“Ours is not to reason why, ours but to do and die” -Alfred Lord Tennyson
I’ve been turning this concept around in my head for the better part of two weeks. What I’m going to say here is not popular or comfortable. Not much of what Kinetic Syndicate does ever is (we don’t care about having a seat at the “cool kids” table.) But, this piece will definitely get me labeled as a dove, a pacifist, leftist libtard, and any other buzzword the ronin/Viking/sheepdogs of the internet can sling at me.
I watched Lone Survivor last week and it really got me thinking about Operation Red Wings and the SEALs who were lost. That in turn had me thinking about Operation Anaconda in the years prior and the men lost there. Then, in a different theater, Operation Phantom Fury, and the men we lost there as well. I thought long and hard about the sacrifices of this nation in the name of…what?
That’s my point. Outside of the brotherhood, the sacrifices of our country over the last 20 years have been for nothing. Outside of medical advances, and new gear, we have gained nothing at the expense of blood and treasure. That is not to say that lives given for brothers was for nothing and it is certainly not to say that there wasn’t an abundance of bravery, as there still is. I’m saying that there was no benefit to our nation, or the nations in which the conflicts took place. Hell, it’s been shown that adequate records weren’t even kept during the GWOT.
We try to highlight the possible causes of the civ-mil/vet divide as well as the myriad mental health, employment, and education issues surrounding the veteran community. A massive part of the veteran milieu is that of identity. The military identity; the acquisition, definition, cultivation, and ultimately, the removal of it. A large part of what forms this identity, I contend, is our deeds in service—our accomplishments. One of the most important parts of who we are as veterans stems from our service. Personally, I’m not a fan of this concept, but I won’t deny the existence or importance of it. Whether I think we should cling fervently to deeds done a decade ago is irrelevant in this context. What matters is that there is a need to feel like the things we did, the sacrifices of our brothers and sisters was for a benefit to the country. And I think a large part of the discontent is the refusal to acknowledge that it may have been for nothing, a war with no end goal and a war that has never had accomplishments defined, or if they were defined, sustained. It’s a fact that no one seems ready to acknowledge, in D.C. or in the veteran community. I know I wasn’t. I had many a knock-down, drag-out with people who dared question the worthiness of the endeavors that had cost the lives of so many of my friends. But, as time has gone on, I’m starting to see their point.
There are still those out there to desperately try to hold onto and argue the fact that we have established infrastructure, built schools, trained military, and planted the seeds of democracy in both Iraq and Afghanistan. A lot of that is true. And it’s also true that democracy takes time and investment. However, it’s more true that none of the infrastructure, schools, military forces, or seeds seem to have held over the last 4 years or so. The Taliban is back in control of a majority of Afghanistan and Iraq is a shit-show that we’d rather not even mention publicly (ISF are kicking ass, yes, but that is not in and of itself a worthy recompense for American lives and money.) All of the “dog and pony” that has gone on during the GWOT has turned out to be exactly that. There is no national benefit to the U.S. from new asphalt or new libraries (even if they’ve not been destroyed yet.).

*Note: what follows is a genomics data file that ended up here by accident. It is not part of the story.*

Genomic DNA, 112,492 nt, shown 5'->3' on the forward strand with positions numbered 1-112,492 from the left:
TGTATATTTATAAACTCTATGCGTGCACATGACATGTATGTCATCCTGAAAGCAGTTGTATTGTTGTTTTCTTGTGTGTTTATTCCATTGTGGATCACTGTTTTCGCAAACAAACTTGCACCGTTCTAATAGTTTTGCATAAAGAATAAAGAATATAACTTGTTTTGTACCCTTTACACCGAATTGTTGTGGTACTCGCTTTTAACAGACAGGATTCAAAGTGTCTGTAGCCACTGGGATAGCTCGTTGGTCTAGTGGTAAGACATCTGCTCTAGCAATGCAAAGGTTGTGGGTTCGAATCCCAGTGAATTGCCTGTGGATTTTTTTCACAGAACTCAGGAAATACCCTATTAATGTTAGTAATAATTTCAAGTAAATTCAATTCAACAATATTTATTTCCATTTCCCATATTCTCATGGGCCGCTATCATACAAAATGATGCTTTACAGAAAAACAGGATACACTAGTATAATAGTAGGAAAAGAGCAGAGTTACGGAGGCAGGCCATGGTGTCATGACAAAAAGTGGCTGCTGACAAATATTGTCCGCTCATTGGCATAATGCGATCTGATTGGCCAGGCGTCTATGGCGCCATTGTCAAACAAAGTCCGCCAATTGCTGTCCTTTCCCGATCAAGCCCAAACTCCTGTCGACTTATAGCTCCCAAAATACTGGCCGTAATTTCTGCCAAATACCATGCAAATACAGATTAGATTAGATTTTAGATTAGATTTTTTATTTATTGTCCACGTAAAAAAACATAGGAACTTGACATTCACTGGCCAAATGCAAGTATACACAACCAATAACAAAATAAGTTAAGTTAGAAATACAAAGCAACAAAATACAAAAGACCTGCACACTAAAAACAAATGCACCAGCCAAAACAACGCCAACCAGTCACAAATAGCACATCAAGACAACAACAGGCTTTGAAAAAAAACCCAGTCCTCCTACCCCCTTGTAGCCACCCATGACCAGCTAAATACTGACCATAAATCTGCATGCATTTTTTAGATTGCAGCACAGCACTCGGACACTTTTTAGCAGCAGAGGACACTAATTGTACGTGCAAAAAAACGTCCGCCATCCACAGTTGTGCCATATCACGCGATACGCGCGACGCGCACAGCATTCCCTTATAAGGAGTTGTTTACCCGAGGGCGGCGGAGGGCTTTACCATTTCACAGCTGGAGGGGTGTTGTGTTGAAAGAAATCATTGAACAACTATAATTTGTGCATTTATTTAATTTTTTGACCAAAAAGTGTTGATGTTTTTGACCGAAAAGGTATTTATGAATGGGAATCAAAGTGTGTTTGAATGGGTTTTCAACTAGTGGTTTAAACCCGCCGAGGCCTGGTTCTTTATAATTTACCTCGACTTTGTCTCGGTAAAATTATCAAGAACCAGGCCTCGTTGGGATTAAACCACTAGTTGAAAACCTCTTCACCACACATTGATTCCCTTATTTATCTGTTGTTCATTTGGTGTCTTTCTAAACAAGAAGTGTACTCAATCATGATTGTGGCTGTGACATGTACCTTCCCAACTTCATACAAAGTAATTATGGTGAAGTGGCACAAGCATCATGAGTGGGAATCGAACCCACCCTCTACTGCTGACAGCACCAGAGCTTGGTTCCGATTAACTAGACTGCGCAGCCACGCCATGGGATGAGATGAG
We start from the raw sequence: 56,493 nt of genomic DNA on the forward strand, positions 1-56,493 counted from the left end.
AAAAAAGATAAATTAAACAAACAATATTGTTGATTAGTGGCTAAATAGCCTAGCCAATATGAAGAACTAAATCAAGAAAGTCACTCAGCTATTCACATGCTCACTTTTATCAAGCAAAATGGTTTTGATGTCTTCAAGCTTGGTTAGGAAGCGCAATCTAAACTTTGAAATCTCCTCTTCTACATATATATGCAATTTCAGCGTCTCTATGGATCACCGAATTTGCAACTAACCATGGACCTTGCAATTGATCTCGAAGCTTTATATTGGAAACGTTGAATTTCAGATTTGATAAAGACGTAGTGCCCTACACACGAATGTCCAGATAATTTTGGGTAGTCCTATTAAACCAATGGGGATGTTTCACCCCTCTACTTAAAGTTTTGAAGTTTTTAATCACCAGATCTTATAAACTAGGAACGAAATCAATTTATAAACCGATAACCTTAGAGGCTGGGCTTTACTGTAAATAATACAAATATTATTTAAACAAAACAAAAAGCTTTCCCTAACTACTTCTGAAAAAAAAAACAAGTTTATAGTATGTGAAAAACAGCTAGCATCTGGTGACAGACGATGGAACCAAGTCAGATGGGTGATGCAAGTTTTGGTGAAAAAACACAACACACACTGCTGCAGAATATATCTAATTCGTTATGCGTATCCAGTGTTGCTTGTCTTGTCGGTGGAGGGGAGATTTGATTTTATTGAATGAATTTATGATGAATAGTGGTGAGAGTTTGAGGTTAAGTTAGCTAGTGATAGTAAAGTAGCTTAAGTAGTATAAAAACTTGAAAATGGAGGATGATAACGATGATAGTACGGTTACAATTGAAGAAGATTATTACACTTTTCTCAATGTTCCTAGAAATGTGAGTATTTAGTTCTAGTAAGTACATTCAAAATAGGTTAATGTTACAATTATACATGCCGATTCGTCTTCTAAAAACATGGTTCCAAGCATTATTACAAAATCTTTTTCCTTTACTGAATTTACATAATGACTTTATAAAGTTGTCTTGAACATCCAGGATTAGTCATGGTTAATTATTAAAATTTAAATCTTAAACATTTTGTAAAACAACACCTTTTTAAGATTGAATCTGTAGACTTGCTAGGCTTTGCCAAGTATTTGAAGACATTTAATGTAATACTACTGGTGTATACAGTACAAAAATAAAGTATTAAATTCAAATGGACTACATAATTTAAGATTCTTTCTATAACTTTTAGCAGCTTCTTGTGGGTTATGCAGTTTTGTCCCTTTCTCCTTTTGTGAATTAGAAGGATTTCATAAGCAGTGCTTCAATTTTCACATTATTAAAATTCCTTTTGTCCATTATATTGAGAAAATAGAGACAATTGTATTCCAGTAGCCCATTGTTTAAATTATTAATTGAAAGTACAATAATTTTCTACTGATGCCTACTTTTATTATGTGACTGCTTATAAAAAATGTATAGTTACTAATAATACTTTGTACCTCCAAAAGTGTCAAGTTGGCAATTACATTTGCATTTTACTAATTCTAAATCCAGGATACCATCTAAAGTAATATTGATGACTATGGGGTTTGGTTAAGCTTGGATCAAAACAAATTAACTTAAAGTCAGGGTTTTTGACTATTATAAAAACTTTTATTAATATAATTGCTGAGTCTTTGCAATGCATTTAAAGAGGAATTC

Gen. Mattis stepped down. It’s sad, but he did so out of a disagreement as to troop drawdown and withdrawal. While I love and respect the man like a rugged grandfather, I can’t help but think that withdrawal from Iraq and Afghanistan is the more worthy option barring any solid endgame for either conflict. It’s become a path dependency at this point—we send troops to theaters because it’s what we have been doing for 18 years. We do what we’re doing because it’s the way it’s always been done.
Mankind has been at war since the first proto-human smashed in the head of another. However, humanity has always fought wars over resources, be it land or alliances. Conflict had to be “churched-up” for the young and impressionable in a variety of ways: God, country, duty…but in the end, it was always about resources—getting yours, keeping yours, or keeping someone from getting theirs. In regard to the recent U.S. conflicts, this doesn’t seem to be the case. We have gone to war with and against ideologies that aren’t even particularly definable anymore and we have nothing to show for it. We have a long list of venerated dead, a hall of heroes from a conflict with zero benefit to anyone. And I think this is something that has created a wound in the psyche of the American Veteran Community. We sit around and reminisce about the good ol’ days, we tout our individual accolades, we stroke off personalities within the community, but we very rarely ask what was gained from all of this, the longest conflict in our nation’s history. And when we fail to ask things like that, the next time a conflict looms on the table, we are even less likely to learn anything. The GWOT, and the lack of any tangible victory, has been the elephant in the room for too long and if it stays there, it’ll not only cost more lives and money, but also continue to negatively impact the veteran community’s sense of well-being. We fought a war, and the realization that it was all for nothing seems to loom like a shadow over the head of every GWOT veteran, unacknowledged and unchallenged.
There is a gaping wound in the soul of he community and refusing to look at it, learn from it, accept it, and begin to patch it up is not doing anyone any good—just like the war itself.